Long, Non-Comic Releated, Political and Religious Post – Because Hey, The Site’s Dead Anyway, Right?
I’m still working on new material for 2012, and hope to have the site back up and running smoothly. However, I want to take a minute to say something. I’m keeping it behind the “more” break, so that those who don’t want to deal with it don’t have to. Everyone else, see you there.
Welcome back. For those who follow this sort of thing, there is a slowly building “outcry” by some corners that Butterballs Turkeys are Halal. For those unfamiliar with the concept, it means that they are permissible for consumption by religious Muslims. Some people have found this offensive. The thing is, this is not the first time that the person behind this has tried to raise a firestorm about evil, nasty Halal. She did so almost exactly a year ago. At the time, her target was Cambell’s soup. I found the entire thing shocking, and wrote a little something. As it still applies, i would like to share it with you all.
It’s funny how food and memory are tied together. For example, a bite of lasagna reminds me of when my wife and I were dating. This is common and normal. What’s a bit odd though, is when food we never ate triggers that association.
As you all know, I keep Kosher. Kosher is the set of Jewish dietary laws. As with most things in Jewish life, there is no “one true vision” of Kosher. Everyone has different set of laws they accept, and sometimes stringencies on top of the law. Due to these intricacies, most people rely on “Kashrut Certifiers” – organizations that put their seal on a product to certify that yes, this is Kosher according to “our” standards. Every Kosher-observant Jew has the Kosher symbols they personally do or do not “hold by”. There’s a huge range out there, which makes sense when you consider the scope of the modern Kosher industry; When my father came to New York for college, there were two Kosher restaurants in all of Manhattan, and one of them Nice Jewish Boys didn’t go to. Nowadays, you can get all sorts of Kosher food in Manhattan, from Deli to Sushi to Indian to Italian to Middle-Eastern, and that’s just carry-out. Kosher is a massive multi-billion dollar industry in the US.
The crux of all that being that there are a lot of products I do not eat for reasons of religious observance. Many major products are Kosher certified these days (and I am sure there are lots that are technically “Kosher”, but not certified), but there are still lots that aren’t. One of the subgenres of food with somewhat of a relative minority of Kosher products is candy.
When I was a child, it was hard to find Kosher junk outside a specialty store. Hershey was Kosher, but only if the wrapper said “Hershey, PA”. There were no Kosher Mars products until I was in High School, when M&Ms became Kosher. Mars Bars didn’t get certified until I was in college. The coveted Oreo didn’t become Kosher until 1998 (despite having long ago ditched lard as a shortening). My wife and daughter find my knowledge of Monster Cereal trivia both odd and amusing, as cereal marshmallows are just about the least Kosher thing you can think of. Gum too, was a relative rarity, to the point that when my dad would go to Israel, he would come home with tons of the stuff.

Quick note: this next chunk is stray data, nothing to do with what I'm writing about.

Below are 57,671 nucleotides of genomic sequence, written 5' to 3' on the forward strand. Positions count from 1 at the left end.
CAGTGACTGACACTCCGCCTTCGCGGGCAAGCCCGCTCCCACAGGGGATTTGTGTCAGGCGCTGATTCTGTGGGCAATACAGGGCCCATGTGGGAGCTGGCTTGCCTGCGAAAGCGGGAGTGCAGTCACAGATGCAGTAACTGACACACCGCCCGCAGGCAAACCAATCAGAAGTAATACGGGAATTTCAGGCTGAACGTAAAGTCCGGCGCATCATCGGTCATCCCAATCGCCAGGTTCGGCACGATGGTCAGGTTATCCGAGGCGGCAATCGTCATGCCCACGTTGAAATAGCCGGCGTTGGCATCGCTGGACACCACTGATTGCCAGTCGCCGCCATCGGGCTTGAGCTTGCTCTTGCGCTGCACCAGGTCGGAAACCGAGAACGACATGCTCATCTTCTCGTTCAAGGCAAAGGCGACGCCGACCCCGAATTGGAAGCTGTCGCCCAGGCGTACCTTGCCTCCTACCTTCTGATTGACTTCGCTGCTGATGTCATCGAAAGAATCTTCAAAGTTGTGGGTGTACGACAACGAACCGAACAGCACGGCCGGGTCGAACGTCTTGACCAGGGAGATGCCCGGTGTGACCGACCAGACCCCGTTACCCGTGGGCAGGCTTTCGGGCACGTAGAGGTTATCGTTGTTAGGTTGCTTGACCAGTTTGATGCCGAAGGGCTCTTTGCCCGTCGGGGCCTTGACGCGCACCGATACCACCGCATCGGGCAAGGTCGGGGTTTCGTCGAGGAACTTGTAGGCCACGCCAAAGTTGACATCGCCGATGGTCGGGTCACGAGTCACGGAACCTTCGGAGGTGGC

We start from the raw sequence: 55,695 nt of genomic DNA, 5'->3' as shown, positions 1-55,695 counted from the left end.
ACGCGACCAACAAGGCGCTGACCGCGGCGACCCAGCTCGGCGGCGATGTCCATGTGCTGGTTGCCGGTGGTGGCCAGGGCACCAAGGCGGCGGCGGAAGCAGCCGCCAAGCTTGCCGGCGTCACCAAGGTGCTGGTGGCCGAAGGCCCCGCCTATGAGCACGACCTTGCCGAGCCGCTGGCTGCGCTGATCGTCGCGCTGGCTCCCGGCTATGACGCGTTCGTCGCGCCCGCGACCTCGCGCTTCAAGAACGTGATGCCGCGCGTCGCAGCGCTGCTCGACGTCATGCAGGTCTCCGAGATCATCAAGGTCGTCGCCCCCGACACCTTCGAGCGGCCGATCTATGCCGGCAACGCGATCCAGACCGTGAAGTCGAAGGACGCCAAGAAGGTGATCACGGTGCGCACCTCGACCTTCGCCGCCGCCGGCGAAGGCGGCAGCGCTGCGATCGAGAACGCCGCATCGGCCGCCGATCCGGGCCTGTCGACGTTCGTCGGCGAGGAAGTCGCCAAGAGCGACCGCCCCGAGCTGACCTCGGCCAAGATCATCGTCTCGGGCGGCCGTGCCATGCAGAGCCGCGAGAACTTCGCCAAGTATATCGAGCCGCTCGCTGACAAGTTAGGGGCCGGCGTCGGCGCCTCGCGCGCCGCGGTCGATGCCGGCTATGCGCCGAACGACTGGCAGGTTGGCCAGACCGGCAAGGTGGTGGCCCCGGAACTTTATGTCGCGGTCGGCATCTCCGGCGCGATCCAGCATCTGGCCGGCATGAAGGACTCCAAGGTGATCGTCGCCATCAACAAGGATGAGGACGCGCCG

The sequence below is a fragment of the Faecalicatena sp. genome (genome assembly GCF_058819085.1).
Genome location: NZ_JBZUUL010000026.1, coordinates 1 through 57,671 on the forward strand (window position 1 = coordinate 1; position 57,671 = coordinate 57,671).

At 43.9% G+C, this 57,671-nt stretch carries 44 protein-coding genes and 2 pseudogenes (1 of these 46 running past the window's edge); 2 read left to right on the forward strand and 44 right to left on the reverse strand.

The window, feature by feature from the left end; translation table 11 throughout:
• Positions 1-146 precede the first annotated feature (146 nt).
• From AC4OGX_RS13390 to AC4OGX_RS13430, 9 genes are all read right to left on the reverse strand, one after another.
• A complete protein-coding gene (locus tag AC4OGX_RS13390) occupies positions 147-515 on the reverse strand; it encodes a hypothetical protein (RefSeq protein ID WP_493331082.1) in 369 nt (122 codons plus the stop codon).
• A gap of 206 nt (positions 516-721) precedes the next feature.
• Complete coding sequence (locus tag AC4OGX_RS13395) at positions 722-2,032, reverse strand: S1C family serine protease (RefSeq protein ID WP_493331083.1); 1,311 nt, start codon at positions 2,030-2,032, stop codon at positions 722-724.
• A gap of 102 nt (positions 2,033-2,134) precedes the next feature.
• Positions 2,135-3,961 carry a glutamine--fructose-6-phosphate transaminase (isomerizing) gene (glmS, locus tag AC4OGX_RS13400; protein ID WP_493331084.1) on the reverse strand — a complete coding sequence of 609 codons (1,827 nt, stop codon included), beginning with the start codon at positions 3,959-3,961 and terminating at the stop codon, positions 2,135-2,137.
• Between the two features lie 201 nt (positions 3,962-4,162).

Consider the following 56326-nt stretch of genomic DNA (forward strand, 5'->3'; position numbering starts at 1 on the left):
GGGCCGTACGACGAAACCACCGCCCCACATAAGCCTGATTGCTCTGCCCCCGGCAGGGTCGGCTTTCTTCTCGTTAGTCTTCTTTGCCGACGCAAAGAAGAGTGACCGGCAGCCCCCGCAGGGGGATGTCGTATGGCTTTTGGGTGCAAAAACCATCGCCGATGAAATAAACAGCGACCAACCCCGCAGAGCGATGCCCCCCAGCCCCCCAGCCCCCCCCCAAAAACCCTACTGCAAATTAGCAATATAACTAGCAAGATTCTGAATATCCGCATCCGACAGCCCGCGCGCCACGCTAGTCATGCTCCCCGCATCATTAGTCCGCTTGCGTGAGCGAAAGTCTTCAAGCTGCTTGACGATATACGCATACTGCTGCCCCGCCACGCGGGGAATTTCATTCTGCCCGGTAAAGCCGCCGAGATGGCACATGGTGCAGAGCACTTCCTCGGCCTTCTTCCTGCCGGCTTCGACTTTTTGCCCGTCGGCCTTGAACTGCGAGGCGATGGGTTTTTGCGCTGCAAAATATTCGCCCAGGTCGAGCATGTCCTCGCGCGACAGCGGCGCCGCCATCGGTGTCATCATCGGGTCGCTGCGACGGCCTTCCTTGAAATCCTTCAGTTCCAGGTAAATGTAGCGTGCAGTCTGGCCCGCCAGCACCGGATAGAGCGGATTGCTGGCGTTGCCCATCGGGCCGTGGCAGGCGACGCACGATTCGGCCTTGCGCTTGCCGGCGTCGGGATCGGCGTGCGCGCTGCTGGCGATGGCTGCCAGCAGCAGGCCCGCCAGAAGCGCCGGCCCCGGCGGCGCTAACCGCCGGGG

As I noted above, not all Jews keep Kosher in the same way. One example was my grandfather. He would never mix milk and meat, and all the products he cooked were certified, but what could be non-Kosher about *candy*? This is generally considered “Traditional” Kosher, and many Jews observe this way, especially the older generation. We respected my grandparents and loved them, but we knew that while we could eat almost anything there, the candy dish on the table was forbidden to us. The assorted suckers and pinwheel mints, likely full of insect-derived colorings did not tempt me. What did, however, were the Tootsie Rolls. My grandfather, you see, was a Tootsie Rool *fiend*.
Throughout the years, whenever some famous brand would become Kosher, I’d hope that the next would be Tootsie Rolls. The issue, it seems, was complicated and seemingly minute, but it still kept the object of my desire away from me… until this year. In December of 2009, the Orthodox Union announced that they would be certifying Tootsie Rolls. I was probably more than excited than a grown man should have been. I kept checking the candy isle for that circle with the U in it, planning to take a trip up to Woodridge with the bag, and finally share that long-denied treat with him….